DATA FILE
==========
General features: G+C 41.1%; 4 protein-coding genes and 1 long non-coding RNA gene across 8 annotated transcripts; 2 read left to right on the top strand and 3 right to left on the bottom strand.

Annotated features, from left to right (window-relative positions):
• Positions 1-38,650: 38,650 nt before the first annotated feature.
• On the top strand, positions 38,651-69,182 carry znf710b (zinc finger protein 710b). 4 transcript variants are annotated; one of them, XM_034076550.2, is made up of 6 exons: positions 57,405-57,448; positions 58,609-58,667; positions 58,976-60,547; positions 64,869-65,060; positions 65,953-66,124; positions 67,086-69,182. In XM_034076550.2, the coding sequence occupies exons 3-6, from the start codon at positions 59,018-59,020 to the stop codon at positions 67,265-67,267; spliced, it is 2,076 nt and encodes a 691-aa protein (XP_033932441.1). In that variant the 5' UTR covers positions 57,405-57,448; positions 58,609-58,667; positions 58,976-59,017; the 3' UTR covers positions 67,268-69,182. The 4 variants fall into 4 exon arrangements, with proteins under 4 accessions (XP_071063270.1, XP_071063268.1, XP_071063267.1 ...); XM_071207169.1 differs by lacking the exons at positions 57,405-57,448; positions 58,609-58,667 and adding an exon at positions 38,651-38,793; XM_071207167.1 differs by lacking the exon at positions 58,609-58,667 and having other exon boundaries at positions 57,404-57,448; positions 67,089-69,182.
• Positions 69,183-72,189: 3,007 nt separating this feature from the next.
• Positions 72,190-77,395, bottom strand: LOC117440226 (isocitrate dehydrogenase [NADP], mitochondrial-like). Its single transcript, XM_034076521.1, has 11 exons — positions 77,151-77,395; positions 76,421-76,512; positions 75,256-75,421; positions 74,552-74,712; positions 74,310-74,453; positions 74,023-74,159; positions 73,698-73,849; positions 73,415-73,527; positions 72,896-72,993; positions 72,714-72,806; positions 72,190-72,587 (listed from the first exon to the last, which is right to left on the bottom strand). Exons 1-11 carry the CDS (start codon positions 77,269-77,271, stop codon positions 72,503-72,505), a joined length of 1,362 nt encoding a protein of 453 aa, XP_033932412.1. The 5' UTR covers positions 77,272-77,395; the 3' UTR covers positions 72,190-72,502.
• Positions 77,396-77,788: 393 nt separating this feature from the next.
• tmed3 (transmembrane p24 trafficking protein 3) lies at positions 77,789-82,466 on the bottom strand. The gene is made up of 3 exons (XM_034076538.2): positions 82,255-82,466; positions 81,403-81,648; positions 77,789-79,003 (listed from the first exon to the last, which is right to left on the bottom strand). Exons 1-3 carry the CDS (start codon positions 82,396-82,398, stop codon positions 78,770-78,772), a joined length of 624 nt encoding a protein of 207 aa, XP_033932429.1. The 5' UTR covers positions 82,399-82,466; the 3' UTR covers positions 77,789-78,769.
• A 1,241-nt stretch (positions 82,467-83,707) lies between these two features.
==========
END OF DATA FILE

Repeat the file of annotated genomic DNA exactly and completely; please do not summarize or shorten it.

General features: G+C 41.1%; 4 protein-coding genes and 1 long non-coding RNA gene across 8 annotated transcripts; 2 read left to right on the top strand and 3 right to left on the bottom strand.

Annotated features, from left to right (window-relative positions):
• Positions 1-38,650: 38,650 nt before the first annotated feature.
• On the top strand, positions 38,651-69,182 carry znf710b (zinc finger protein 710b). 4 transcript variants are annotated; one of them, XM_034076550.2, is made up of 6 exons: positions 57,405-57,448; positions 58,609-58,667; positions 58,976-60,547; positions 64,869-65,060; positions 65,953-66,124; positions 67,086-69,182. In XM_034076550.2, the coding sequence occupies exons 3-6, from the start codon at positions 59,018-59,020 to the stop codon at positions 67,265-67,267; spliced, it is 2,076 nt and encodes a 691-aa protein (XP_033932441.1). In that variant the 5' UTR covers positions 57,405-57,448; positions 58,609-58,667; positions 58,976-59,017; the 3' UTR covers positions 67,268-69,182. The 4 variants fall into 4 exon arrangements, with proteins under 4 accessions (XP_071063270.1, XP_071063268.1, XP_071063267.1 ...); XM_071207169.1 differs by lacking the exons at positions 57,405-57,448; positions 58,609-58,667 and adding an exon at positions 38,651-38,793; XM_071207167.1 differs by lacking the exon at positions 58,609-58,667 and having other exon boundaries at positions 57,404-57,448; positions 67,089-69,182.
• Positions 69,183-72,189: 3,007 nt separating this feature from the next.
• Positions 72,190-77,395, bottom strand: LOC117440226 (isocitrate dehydrogenase [NADP], mitochondrial-like). Its single transcript, XM_034076521.1, has 11 exons — positions 77,151-77,395; positions 76,421-76,512; positions 75,256-75,421; positions 74,552-74,712; positions 74,310-74,453; positions 74,023-74,159; positions 73,698-73,849; positions 73,415-73,527; positions 72,896-72,993; positions 72,714-72,806; positions 72,190-72,587 (listed from the first exon to the last, which is right to left on the bottom strand). Exons 1-11 carry the CDS (start codon positions 77,269-77,271, stop codon positions 72,503-72,505), a joined length of 1,362 nt encoding a protein of 453 aa, XP_033932412.1. The 5' UTR covers positions 77,272-77,395; the 3' UTR covers positions 72,190-72,502.
• Positions 77,396-77,788: 393 nt separating this feature from the next.
• tmed3 (transmembrane p24 trafficking protein 3) lies at positions 77,789-82,466 on the bottom strand. The gene is made up of 3 exons (XM_034076538.2): positions 82,255-82,466; positions 81,403-81,648; positions 77,789-79,003 (listed from the first exon to the last, which is right to left on the bottom strand). Exons 1-3 carry the CDS (start codon positions 82,396-82,398, stop codon positions 78,770-78,772), a joined length of 624 nt encoding a protein of 207 aa, XP_033932429.1. The 5' UTR covers positions 82,399-82,466; the 3' UTR covers positions 77,789-78,769.
• A 1,241-nt stretch (positions 82,467-83,707) lies between these two features.